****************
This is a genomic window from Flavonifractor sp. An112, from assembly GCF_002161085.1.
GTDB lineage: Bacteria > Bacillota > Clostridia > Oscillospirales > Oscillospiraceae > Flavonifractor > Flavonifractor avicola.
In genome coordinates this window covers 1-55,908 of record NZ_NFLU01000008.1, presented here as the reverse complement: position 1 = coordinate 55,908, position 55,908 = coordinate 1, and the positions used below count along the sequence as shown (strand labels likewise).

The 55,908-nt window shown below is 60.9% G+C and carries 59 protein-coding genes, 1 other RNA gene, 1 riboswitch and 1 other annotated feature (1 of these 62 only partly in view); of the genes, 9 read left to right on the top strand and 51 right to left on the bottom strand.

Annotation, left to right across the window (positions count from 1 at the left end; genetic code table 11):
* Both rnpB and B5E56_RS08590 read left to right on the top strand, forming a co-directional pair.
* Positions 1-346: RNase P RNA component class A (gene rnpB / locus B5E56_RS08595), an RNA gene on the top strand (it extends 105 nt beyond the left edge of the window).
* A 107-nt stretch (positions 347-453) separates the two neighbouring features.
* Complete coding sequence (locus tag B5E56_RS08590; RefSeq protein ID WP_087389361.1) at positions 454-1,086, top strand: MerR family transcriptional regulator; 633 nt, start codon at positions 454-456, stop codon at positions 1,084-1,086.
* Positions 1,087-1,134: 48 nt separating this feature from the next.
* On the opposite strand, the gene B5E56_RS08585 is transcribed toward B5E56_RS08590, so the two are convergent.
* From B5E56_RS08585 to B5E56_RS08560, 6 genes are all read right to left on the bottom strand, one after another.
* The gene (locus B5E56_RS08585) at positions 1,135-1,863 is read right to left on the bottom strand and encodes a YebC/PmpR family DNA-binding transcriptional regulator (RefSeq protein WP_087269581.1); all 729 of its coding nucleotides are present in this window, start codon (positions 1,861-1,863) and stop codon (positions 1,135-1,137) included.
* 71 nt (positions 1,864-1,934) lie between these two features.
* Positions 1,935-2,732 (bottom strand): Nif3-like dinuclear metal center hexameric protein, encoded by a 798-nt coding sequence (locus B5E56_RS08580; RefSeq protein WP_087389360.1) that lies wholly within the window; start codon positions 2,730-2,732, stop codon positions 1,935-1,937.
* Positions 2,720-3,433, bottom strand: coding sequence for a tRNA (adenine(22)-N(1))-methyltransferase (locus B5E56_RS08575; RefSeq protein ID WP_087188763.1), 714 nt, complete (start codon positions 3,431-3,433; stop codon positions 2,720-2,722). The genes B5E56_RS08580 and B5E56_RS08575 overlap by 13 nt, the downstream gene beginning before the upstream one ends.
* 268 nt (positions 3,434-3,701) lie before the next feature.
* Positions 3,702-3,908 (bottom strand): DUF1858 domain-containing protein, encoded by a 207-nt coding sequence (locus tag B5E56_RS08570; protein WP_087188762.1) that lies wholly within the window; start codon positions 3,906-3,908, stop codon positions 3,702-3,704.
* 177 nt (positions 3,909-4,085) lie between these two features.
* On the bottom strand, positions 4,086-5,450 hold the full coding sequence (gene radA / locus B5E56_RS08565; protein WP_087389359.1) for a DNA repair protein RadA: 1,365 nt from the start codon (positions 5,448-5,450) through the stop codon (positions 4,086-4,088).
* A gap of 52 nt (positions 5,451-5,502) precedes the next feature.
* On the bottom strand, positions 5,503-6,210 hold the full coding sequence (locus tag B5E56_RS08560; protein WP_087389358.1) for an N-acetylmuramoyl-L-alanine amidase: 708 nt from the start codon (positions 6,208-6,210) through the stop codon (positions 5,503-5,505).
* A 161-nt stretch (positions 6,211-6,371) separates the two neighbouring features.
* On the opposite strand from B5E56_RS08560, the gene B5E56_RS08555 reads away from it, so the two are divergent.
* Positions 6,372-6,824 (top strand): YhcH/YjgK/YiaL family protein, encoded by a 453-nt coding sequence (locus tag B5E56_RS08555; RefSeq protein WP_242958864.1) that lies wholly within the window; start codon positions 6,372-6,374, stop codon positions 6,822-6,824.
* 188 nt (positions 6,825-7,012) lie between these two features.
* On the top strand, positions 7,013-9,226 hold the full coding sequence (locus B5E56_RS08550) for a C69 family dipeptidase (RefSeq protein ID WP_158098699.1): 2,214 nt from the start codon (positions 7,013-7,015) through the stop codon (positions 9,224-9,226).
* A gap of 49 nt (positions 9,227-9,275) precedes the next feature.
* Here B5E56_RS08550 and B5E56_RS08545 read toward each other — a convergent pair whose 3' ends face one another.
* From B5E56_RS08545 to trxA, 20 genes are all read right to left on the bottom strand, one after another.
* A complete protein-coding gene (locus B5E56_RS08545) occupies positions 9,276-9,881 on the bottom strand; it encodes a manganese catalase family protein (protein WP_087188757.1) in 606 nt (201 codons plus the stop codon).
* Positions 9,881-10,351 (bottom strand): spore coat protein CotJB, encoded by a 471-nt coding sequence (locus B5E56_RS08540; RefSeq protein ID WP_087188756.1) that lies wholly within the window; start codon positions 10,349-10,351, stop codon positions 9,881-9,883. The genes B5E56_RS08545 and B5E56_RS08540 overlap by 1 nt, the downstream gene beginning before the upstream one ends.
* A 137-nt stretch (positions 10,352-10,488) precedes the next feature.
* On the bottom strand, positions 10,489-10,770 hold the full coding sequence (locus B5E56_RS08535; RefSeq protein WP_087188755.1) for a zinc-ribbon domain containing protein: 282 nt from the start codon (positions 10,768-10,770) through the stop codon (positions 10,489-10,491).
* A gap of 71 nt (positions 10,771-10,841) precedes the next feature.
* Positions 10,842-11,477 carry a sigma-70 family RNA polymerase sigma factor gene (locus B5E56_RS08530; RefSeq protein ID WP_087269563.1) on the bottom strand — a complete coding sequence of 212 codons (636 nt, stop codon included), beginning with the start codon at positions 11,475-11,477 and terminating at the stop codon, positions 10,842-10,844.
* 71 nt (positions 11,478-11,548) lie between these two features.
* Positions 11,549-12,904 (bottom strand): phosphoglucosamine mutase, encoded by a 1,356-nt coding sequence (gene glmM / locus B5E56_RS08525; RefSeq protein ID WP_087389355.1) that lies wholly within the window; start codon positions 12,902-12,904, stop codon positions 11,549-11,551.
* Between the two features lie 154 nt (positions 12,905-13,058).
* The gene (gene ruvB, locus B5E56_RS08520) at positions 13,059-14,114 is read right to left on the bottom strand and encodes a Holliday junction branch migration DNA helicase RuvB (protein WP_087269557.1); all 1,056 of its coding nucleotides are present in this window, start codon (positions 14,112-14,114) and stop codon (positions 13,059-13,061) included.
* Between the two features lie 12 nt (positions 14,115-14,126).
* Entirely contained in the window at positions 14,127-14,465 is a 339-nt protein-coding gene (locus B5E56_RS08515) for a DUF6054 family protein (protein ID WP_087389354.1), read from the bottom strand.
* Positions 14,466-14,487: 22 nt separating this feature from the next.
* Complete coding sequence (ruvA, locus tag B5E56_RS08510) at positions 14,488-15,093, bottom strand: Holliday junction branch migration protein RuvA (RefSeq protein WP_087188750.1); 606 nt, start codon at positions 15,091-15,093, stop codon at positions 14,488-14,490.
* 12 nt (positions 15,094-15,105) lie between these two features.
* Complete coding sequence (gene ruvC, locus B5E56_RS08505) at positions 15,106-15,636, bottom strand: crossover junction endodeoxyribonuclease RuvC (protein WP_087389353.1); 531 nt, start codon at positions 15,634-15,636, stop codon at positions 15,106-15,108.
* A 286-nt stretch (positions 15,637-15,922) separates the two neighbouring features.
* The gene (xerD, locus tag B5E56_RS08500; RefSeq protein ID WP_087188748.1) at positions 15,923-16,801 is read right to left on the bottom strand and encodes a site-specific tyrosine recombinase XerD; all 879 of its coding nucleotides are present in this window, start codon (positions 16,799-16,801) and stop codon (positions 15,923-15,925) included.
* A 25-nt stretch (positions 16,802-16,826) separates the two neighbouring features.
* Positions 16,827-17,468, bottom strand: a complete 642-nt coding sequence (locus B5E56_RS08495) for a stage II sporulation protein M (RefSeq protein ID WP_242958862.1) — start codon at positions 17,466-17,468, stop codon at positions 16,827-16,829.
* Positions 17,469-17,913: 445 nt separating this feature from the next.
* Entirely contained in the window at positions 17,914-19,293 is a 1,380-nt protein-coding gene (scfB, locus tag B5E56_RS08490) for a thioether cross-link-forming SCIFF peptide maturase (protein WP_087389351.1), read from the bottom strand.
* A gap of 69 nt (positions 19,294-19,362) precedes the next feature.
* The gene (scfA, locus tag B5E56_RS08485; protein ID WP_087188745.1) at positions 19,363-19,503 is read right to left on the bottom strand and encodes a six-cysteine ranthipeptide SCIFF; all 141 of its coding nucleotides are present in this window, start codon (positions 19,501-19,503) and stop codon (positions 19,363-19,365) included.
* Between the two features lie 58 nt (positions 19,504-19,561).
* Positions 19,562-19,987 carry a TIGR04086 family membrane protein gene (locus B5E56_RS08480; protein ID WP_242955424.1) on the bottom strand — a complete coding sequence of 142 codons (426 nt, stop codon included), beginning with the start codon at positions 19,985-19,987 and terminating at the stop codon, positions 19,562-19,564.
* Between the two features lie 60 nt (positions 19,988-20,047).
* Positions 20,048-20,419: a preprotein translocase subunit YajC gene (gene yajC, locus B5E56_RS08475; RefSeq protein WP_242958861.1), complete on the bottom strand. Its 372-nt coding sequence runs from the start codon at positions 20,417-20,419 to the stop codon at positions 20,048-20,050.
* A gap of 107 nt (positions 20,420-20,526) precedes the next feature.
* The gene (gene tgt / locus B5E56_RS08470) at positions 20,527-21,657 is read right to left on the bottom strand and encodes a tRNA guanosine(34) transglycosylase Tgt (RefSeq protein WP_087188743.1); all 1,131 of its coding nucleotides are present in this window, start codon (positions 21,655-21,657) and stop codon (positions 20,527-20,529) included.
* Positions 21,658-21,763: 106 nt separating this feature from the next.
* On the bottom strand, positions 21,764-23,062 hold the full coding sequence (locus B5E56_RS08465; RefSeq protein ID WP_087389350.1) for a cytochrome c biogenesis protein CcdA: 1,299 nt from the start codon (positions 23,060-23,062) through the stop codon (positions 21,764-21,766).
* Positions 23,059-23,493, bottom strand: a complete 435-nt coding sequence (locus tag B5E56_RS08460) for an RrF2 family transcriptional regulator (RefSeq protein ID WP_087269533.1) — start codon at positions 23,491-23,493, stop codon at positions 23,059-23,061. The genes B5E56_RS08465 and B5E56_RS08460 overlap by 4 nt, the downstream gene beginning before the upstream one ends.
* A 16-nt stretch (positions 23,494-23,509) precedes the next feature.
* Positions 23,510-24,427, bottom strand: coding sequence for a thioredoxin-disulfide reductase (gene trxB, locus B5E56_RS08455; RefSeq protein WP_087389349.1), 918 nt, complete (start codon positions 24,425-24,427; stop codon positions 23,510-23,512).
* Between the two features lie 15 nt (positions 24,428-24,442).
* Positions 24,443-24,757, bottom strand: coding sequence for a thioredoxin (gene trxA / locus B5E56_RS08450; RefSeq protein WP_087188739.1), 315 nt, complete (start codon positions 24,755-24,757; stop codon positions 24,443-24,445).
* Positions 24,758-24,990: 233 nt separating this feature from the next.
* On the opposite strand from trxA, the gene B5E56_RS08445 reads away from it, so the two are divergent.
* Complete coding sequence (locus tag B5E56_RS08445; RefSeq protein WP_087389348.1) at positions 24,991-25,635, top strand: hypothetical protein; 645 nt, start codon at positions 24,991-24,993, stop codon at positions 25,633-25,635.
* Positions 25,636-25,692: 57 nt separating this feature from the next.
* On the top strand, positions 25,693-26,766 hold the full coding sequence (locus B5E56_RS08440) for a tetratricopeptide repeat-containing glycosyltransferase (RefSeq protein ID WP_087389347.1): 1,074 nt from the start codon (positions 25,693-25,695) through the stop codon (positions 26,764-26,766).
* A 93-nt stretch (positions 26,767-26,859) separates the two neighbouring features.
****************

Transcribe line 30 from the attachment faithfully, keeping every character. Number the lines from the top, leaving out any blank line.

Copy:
* From B5E56_RS08545 to trxA, 20 genes are all read right to left on the bottom strand, one after another.